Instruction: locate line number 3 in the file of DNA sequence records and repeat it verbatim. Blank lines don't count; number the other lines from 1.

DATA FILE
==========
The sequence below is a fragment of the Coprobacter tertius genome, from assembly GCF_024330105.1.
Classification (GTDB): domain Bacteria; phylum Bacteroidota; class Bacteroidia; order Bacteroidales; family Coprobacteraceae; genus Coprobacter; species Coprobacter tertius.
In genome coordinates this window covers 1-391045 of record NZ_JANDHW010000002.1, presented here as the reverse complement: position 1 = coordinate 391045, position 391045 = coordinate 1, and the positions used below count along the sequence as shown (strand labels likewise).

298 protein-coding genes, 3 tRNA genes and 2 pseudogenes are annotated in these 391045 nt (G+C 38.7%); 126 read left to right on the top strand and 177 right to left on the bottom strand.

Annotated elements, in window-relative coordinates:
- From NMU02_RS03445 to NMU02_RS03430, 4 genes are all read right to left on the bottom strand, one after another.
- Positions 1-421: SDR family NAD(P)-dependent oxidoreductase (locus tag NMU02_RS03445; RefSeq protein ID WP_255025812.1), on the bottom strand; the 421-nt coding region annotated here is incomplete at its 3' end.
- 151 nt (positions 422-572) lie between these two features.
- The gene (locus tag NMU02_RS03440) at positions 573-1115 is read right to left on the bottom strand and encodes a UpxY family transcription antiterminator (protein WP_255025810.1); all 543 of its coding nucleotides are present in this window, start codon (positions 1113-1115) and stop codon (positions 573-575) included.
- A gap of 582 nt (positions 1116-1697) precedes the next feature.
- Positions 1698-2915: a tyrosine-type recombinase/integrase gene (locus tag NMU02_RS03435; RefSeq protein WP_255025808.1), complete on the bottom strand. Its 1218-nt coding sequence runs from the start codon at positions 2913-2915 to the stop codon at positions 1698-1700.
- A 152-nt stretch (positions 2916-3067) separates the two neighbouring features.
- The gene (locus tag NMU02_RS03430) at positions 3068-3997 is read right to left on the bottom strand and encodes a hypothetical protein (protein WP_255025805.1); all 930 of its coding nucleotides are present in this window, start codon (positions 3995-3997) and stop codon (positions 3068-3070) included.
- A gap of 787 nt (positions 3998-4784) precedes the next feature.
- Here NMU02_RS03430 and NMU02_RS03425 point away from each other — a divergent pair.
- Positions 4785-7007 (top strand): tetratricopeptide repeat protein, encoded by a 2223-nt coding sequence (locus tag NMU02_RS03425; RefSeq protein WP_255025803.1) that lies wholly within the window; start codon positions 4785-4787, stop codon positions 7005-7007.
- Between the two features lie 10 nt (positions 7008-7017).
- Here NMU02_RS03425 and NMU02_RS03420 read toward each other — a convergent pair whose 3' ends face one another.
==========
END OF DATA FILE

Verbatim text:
In genome coordinates this window covers 1-391045 of record NZ_JANDHW010000002.1, presented here as the reverse complement: position 1 = coordinate 391045, position 391045 = coordinate 1, and the positions used below count along the sequence as shown (strand labels likewise).